Reinventing Chrysler … Twice: Vintage Video Double Feature
Chrysler’s a great company. You just have to save it every decade or so.
Our last two video double features focused on Ford and Chevrolet, so now it's Chrysler's turn. Grab some popcorn, because for this one we're going to get deeper into the nuts and bolts of the business. Chrysler's fortunes seem to bounce like an EKG, and this week we've got a pair of films (well, one film and one video) that deal with saving the company. Again.
K-Car Superstar (1980)
Most of us know about the 1981 Chrysler K-car, the miracle sedan that saved Chrysler in the 1980s. Key to the K's success was building interest before they hit the showrooms, because in 1980 there were a lot of turkeys in Dodge and Chrysler-Plymouth showrooms. This film was part of the build-up to the Dodge Aries and Plymouth Reliant introduction, and it's a good one.
It starts out with a lot of what we expect: Cars on the test track and designers scraping clay. But then it takes a strange turn when the stern-faced announcer appears on camera (they never do that!) extolling the virtues of Chrysler's new 2.2-liter engine in the same grave tone with which one might describe a grisly crime scene. (Having owned three cars with carbureted 2.2s, that really isn't so far off the mark.) But wait! He shrinks down, Alice-in-Wonderland style, to show you the engine's innards. But wait! He steps into the bucket of a cherry picker—so is he (and, by extension, the cherry picker) small, or is the engine huge? And then, with no explanation, we're back to the normalcy of the test track and the factory. Ah, late 1970s, how we miss you.
This 12-minute film has it all: Factory porn, big turn-of-the-decade hairdos, funky music, and computers, computers, computers, because back then they designed cars with computers. It finishes with the stern-faced announcer extolling the virtues of the cars in an irate-dad tone, seeming to imply that if you don't buy a K-car, he'll send you to bed without any dessert. For a week.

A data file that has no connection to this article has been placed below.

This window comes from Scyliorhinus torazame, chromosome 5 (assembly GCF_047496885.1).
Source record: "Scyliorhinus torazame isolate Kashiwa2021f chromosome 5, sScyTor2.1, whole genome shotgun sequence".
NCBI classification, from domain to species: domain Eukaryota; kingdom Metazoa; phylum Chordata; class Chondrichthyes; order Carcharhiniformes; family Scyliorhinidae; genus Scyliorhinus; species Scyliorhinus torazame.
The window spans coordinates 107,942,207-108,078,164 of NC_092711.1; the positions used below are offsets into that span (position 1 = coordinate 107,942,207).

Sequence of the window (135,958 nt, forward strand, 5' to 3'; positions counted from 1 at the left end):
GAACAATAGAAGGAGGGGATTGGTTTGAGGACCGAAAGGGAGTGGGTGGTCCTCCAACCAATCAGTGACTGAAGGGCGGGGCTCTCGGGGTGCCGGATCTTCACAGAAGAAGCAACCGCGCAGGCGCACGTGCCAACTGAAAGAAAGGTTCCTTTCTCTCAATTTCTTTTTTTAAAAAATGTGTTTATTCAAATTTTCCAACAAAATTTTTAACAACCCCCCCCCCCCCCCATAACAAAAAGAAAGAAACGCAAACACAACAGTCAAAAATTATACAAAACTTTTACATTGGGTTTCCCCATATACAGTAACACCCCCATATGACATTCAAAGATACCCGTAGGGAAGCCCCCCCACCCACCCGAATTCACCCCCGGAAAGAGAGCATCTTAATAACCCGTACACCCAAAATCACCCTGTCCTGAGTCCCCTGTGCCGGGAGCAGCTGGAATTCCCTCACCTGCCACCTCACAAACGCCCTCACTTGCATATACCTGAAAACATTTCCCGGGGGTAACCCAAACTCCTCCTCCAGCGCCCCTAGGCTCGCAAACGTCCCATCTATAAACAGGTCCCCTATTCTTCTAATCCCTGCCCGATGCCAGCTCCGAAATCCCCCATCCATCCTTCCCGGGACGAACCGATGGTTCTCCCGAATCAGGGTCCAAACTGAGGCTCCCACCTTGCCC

Note what you don't see in this video: Lee Iacocca. It wasn't until the K-cars went on sale that he stepped in as chief pitchman and became his own kind of superstar.
Reinventing Chrysler (1992)
From the beginning of Iacocca's rein, we time-warp to the end. Twelve years after K-Car Superstar, Chrysler was stagnating again, and the K-cars were the problem. But now Bob Lutz was on board, the revolutionary new LH cars were headed to the showrooms, and the groundbreaking Neon and spectacular Ram trucks were in development—the vehicles that would save Chrysler in the 90s. This video tells the backstory of Chrysler being redefined not by product, but by internal processes.
I hesitated to include this video, as it's long (half an hour) and dry as burnt toast in some places. But for the avid car-industry fan, and especially for Chrysler enthusiasts, there are a lot of cool things to see. That white cobbled-together test car badly disguised as an Omni? That's a Neon mule, and you'll see it ripping about the track at 10/10ths. You'll be a fly on the wall at meetings where people just happened to be wearing ties and lapel microphones. You'll catch an early glimpse of the '95 minivans, and when you get to the scene where plant workers get a sneak preview of the '94 Ram pickup—well, as a visitor from the future, you'll know why they don't show it from the front. You'll also see inside Chrysler's then-new headquarters building, which bears a striking resemblance to a shopping mall. (The story circulated that if Chrysler folded, the building could be easily repurposed. FCA staffers laugh this off, but I've been there and you can see exactly where the food court and the carousel would go.)
You'll also hear talk about concepts that are accepted practice now, but back then were new and revolutionary: Empowered plant workers, suppliers taking on partnership roles, sequential parts delivery, and dealer satisfaction surveys. Most notably, while an aging and soon-to-retire Lee Iacocca introduces the film, Bob Lutz is the real star. This isn't the most thrilling video, but as a car history buff I found it fascinating.
BONUS: Harley-Davidson snowmobiles! (Early 1970s)
Explosive power! Stamina! Great dealers! Here's a promo film from when then-owner AMF tried a little line extension with the Harley-Davison name. The music is catchy (until it isn't) but the first minute and a half of this short video is like a bad acid trip. Incidentally, the engines weren't Harleys, they were Aermacchis. If you ever wondered why Harley-Davidson snowmobiles never caught on, this film should make it clear.